The Nizkor Project: Remembering the Holocaust (Shoah)

Twenty-Sixth Day: Thursday, 3rd January, 1946
(Part 3 of 15)

[COLONEL JOHN H. AMEN continues]

[Page 248]

Q. In what respects, if any, were the official duties of the Einsatz Groups concerned with Jews and Communist Commissars?

A. As far as the question of Jews and Communists is concerned, the Einsatzgruppen and Einsatzkommandos were orally instructed by their leaders before the march.

Q. What were their instructions with respect to the Jews and the Communist functionaries?

A. They were instructed that in the field of activity of the Einsatzgruppe in Russian territory the Jews, as well as the political Soviet Commissars, were to be liquidated.

Q. And when you say "liquidated" do you mean "killed?"

A. I mean "killed."

Q. Prior to the opening of the Soviet campaign, did you attend a conference at Pretz?

A. Yes, it was a discussion at which the Einsatzgruppen and the Einsatzkommandos were informed of the goals of their activity and were given the necessary commands.

Q. Who was present at that conference?

A. The Chiefs of the Einsatzgruppen and the leaders of the Einsatzkommandos and Streckenbach of the R.S.H.A., who transmitted the orders of Heydrich and Himmler.

Q. What were those orders?

A. Those were the general orders regarding the work of the Sipo, which aided the liquidation order which I have already mentioned.

Q. And that conference took place on approximately what date?

A. About three or four days before our march.

Q. So that before you commenced to march into Soviet Russia, you received orders at this conference to exterminate the Jews and Communist functionaries, in addition to the regular professional work of the Security Police and SD; is that correct?

A. That is right.

Q. Did you, personally, have any conversation with Himmler, respecting any communication from Himmler to the Chiefs of Army Groups and Armies concerning this mission?

A. Yes. Himmler informed me that before the beginning of the Russian campaign Hitler, in a conference with the Commander of the Army, had stated this task and had instructed the High Commander to provide the necessary support in regard to it.

Q. So that you can testify that the Chiefs of the Army Groups and the Armies had been similarly informed of those orders for the liquidation of the Jews and Soviet functionaries?

A. I believe that it is not correct in this particular form. They had no orders for liquidation. The order for the liquidation originated with Himmler, but since this liquidation took place in the operational region of the High Command, of the Army Groups or the Army, the Army was ordered to support these measures. Without these instructions to the Army, the Einsatzgruppe in this sense would not have been possible.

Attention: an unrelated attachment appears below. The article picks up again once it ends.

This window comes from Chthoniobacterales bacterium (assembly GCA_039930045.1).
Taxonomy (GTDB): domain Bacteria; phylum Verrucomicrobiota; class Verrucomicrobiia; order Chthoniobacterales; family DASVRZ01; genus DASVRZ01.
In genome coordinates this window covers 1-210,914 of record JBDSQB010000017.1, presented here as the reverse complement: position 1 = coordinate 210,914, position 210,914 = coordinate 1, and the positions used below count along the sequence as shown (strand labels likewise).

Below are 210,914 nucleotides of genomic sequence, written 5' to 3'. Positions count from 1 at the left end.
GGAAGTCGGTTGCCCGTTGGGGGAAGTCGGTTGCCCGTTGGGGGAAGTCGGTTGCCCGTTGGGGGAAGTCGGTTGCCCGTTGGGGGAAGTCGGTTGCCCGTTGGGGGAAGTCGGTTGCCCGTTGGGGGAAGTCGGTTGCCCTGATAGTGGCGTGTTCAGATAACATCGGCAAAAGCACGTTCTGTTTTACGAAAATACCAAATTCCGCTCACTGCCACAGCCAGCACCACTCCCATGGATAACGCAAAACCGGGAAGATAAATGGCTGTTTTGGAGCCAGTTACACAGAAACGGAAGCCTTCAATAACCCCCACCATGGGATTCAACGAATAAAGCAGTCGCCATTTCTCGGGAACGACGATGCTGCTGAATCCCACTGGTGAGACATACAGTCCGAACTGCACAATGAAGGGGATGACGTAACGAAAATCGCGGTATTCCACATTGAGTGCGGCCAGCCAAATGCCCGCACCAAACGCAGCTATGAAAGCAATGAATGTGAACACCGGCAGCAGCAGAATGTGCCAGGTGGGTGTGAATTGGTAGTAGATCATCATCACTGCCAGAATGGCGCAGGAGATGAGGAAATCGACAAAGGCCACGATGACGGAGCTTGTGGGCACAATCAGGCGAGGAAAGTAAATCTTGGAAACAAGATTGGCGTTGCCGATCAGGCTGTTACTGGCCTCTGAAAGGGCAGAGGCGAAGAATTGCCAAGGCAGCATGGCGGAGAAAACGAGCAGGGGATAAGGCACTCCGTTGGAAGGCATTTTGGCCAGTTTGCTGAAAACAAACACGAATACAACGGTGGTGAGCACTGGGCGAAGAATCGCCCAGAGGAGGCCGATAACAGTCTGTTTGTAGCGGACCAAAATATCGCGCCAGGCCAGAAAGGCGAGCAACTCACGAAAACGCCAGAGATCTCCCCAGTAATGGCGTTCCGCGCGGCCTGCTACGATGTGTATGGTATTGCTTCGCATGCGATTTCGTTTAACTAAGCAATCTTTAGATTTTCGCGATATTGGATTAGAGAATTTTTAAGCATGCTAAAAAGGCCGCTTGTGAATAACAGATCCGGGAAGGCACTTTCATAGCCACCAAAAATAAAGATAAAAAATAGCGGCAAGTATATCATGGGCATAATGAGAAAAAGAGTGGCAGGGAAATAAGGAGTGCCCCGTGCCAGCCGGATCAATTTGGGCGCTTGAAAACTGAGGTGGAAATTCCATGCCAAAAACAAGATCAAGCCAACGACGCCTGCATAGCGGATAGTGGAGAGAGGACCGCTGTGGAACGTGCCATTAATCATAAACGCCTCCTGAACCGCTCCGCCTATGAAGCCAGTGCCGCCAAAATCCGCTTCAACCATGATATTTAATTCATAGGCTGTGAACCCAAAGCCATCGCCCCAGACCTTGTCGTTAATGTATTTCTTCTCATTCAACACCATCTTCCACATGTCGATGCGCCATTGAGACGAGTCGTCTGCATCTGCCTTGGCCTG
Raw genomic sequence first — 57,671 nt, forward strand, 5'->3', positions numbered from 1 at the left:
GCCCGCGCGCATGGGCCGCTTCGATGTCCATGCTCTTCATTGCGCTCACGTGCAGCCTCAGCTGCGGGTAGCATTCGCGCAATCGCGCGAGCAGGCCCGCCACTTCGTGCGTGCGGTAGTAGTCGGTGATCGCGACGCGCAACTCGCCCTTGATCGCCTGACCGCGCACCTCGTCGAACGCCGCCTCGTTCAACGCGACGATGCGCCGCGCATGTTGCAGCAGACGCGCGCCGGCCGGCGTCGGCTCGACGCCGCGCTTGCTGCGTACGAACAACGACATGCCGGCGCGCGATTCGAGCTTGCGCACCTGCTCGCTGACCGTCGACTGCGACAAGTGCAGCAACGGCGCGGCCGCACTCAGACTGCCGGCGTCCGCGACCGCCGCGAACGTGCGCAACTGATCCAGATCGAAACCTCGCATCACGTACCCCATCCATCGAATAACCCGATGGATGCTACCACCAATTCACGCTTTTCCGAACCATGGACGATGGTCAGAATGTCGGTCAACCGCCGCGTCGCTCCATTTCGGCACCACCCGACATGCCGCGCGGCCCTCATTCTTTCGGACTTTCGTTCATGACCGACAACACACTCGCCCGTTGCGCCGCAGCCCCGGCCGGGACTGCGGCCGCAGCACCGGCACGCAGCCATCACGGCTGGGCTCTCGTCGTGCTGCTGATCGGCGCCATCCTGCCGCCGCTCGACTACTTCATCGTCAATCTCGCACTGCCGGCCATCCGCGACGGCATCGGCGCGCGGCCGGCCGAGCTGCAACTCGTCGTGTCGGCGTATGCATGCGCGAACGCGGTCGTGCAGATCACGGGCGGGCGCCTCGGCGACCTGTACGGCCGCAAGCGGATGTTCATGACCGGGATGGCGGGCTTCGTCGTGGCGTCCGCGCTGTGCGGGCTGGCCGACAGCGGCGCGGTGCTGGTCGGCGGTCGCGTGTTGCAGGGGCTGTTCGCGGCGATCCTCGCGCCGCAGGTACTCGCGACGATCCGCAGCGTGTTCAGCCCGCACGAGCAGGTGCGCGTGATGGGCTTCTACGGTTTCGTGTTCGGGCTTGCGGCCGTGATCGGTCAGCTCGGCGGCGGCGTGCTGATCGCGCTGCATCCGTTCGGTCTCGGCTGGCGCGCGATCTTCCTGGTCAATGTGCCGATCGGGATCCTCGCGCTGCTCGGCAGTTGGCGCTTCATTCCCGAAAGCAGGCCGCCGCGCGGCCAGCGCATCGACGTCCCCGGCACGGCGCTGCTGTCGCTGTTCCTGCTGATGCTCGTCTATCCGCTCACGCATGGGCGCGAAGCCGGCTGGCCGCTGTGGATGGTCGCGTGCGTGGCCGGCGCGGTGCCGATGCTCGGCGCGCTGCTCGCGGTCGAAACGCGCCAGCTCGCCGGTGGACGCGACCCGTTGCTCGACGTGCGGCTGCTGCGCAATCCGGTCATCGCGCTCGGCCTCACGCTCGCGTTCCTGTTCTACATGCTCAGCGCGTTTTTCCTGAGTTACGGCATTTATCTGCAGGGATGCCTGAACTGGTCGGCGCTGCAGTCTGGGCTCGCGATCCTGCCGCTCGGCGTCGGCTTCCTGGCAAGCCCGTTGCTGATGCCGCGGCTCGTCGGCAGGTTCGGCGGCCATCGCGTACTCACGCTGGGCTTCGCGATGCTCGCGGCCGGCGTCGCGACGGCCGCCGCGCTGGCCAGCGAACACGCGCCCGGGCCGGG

Q. Did you have any other conversation with Himmler concerning this order?

A. Yes, in the late summer of 1941 Himmler was in Nikolaiev. He assembled the leaders and men of the Einsatzgruppen and Kommandos and repeated

[Page 249]

to them the orders for liquidation with the remark that the leaders and men who were taking part in the liquidation bore no personal responsibility for the execution of these orders. The responsibility was his, alone, as well, of course, as that of the Fuehrer.

Q. And you yourself heard that said?

A. Yes.

Q. Do you know whether this mission of the Einsatz Group was known to the Army Group Commanders?

A. This order and the execution of these orders were known to the High Commander of the Army.

Q. How do you know that?

A. Through conferences with the Army and through instructions which were given by the Army in reference to this execution.

Q. Was the mission of the Einsatz Groups and the agreement between O.K.W., O.K.H. and R.S.H.A. known to the other leaders in the R.S.H.A.?

A. At least some of them knew, since some of the leaders were also active in the Einsatzgruppen and Einsatzkommandos in the course of time. Furthermore, the leaders who had to do with organisation also knew it.

Q. Most of the leaders came from the R.S.H.A., did they not?

A. Which leaders?

Q. Of the Einsatz Groups.

A. No, one cannot say that. The leaders in the Einsatzgruppen and Einsatzkommandos came from the entire Reich.

Q. Do you know whether the mission and the agreement were also known to Kaltenbrunner?

A. After his entry into service Kaltenbrunner had to concern himself with these questions and consequently must have known the background of the Einsatzgruppen which were dealt with in his own office.

Q. Who was the commanding officer of the 11th Army?

A. At first, Ritter von Schober; later, Von Mannstein.

Q. Will you tell the Tribunal in what way or ways the commanding officers of the 11th Army directed or supervised Einsatz Group D in carrying out its liquidation activities?

A. An order from the 1st Army came to Nikolaiev, stating that liquidations were to take place only at a distance of not less than 200 kilometers from the Headquarters of the High Commander Mannheim.

Q. Do you recall any other occasion?